What does hazard insurance cover?
Hazard insurance covers the cost of repairing or replacing damage to your home from perils such as the following:
- Damage from the weight of snow, sleet, or ice
- Water damage caused by a burst pipe or household appliance
- Fallen trees
- Vehicle hitting the home
- Civil unrest or riots
Mortgage lenders may have specific requirements for hazard insurance coverage that you’ll have to meet. For example, Fannie Mae, one of the largest holders of home mortgages in the U.S., specifies that hazard insurance for its mortgages must include coverage of wind, hurricanes, civil commotion including riots, smoke, hail, and damage caused by aircraft, vehicles, or explosions. Some of its requirements are location-specific — properties in Guam, for instance, must also have coverage against damage from typhoons.
What hazard insurance for a home does not cover
Hazard insurance doesn’t cover every kind of damage that might keep a homeowner up at night. For example, hazard insurance typically doesn’t include financial protection from:
- Sinkholes (coverage offered in states like Florida and Tennessee)
- Personal belongings in the home
- Liability lawsuits
- Living expenses while a home is repaired
If you’re stressed about becoming a homeowner and concerned about such perils, you can choose to purchase separate insurance coverage for most types of risks that aren’t covered by standard hazard insurance.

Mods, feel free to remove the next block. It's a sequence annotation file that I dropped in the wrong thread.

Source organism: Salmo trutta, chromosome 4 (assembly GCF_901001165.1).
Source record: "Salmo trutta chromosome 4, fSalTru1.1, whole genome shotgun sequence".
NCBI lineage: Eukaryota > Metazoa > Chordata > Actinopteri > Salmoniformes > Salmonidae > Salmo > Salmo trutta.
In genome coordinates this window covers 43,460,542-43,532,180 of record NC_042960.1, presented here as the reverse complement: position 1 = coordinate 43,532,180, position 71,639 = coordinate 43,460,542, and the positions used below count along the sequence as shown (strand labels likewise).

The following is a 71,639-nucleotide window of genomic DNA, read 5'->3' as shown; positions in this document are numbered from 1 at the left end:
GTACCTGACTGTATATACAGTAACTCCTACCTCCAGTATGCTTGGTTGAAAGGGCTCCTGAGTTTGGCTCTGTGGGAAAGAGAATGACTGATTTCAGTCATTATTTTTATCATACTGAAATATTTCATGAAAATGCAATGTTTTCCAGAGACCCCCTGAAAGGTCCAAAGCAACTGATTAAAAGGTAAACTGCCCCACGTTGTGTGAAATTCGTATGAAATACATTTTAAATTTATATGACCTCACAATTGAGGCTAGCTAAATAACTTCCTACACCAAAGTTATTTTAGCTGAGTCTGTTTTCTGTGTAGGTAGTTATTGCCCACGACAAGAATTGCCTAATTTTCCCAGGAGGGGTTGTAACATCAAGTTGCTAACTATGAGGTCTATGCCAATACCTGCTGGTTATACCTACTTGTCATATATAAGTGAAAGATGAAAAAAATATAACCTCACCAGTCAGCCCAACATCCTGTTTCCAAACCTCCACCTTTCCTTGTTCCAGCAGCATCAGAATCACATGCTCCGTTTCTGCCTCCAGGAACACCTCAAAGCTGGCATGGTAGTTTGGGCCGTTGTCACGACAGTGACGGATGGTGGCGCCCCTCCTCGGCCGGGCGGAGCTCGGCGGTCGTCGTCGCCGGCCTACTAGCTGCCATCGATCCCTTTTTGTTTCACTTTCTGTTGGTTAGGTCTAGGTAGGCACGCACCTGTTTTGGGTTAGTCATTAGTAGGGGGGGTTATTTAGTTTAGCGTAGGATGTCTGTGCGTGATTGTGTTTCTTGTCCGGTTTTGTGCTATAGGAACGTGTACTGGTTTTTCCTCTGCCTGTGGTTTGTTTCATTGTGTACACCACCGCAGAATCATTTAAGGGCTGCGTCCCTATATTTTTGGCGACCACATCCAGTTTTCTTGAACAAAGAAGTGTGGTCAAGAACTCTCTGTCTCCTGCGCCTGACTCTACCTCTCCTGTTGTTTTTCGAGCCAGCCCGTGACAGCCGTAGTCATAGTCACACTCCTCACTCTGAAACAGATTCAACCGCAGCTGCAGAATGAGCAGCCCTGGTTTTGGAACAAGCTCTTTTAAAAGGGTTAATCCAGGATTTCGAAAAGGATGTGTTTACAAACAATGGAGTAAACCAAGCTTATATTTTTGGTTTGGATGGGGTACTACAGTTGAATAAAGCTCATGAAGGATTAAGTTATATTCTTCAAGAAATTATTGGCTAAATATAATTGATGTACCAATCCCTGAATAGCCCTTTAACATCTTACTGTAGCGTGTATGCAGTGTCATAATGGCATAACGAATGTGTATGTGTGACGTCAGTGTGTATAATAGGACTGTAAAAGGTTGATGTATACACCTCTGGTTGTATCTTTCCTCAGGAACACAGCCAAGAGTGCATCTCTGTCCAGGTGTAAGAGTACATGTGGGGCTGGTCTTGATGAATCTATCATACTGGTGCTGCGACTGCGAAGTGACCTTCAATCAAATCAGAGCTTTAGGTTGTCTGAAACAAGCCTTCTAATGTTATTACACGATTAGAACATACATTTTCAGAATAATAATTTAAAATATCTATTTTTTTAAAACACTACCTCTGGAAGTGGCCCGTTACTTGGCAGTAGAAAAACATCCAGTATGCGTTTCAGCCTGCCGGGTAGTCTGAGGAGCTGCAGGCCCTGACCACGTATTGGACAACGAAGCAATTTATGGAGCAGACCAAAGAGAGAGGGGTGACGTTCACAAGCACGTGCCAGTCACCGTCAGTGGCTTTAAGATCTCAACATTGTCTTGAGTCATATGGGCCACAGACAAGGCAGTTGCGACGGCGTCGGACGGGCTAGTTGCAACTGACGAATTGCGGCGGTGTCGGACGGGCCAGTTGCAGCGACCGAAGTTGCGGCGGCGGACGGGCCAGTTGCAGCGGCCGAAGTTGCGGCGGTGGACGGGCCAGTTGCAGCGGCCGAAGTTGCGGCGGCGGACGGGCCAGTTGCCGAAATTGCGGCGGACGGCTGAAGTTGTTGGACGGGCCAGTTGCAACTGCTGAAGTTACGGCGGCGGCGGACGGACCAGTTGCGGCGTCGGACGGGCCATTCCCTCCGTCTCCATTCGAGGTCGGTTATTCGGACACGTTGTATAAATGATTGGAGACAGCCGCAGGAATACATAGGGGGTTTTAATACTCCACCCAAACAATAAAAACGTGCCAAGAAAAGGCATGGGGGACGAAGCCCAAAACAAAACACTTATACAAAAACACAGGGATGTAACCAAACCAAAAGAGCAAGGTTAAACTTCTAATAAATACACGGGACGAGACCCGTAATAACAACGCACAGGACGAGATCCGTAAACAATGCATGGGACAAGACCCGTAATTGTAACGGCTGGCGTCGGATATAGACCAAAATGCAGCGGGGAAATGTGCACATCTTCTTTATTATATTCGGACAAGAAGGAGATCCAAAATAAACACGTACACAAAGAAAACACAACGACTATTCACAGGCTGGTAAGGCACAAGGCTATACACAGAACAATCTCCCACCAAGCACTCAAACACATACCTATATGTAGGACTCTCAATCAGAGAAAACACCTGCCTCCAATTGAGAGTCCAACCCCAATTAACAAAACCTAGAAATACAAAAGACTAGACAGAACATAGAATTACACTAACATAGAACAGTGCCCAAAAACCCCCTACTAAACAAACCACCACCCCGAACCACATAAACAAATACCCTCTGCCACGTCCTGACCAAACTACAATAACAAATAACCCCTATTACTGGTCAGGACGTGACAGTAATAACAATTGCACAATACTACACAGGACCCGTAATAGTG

In some cases, this extra coverage could be a requirement to get a home loan. For example, if you live in a designated flood area, where damage from flooding is a significant risk, you might need to purchase an optional flood insurance policy. Likewise, earthquake coverage is available as a separate policy or endorsement. In Florida and Tennessee, two of the top states for home damage from sinkholes, homeowners insurance companies are required to offer sinkhole coverage.
What's the cost of hazard insurance?
The price of hazard insurance is included in the premium for homeowners insurance. The average annual premium for homeowners insurance is $1,272, according to the most recent data compiled by the National Association of Insurance Commissioners. For homebuyers who need to get hazard insurance as a condition of mortgage approval, you buy the coverage as part of an overall homeowners insurance package.
As with other expenses related to homebuying, your homeowners insurance premium quote may vary significantly. Premiums are determined by a combination of many factors, including your home value, the amount of coverage, the type of property, and the limits and deductibles you choose — as well as any discounts you get.
Geographic location also plays a large part in determining rates for hazard insurance and homeowners insurance. The most expensive state for homeowners insurance was Louisiana — where the average annual expenditure was $2,037 — followed closely by Oklahoma ($2,000) and Florida ($1,988). At the other end of the price spectrum, the least expensive states for coverage were Oregon ($727), Utah ($743), and Wisconsin ($750).
Need help understanding hazard insurance requirements for certain loan programs? Contact a local Finance of America Mortgage Advisor for guidance.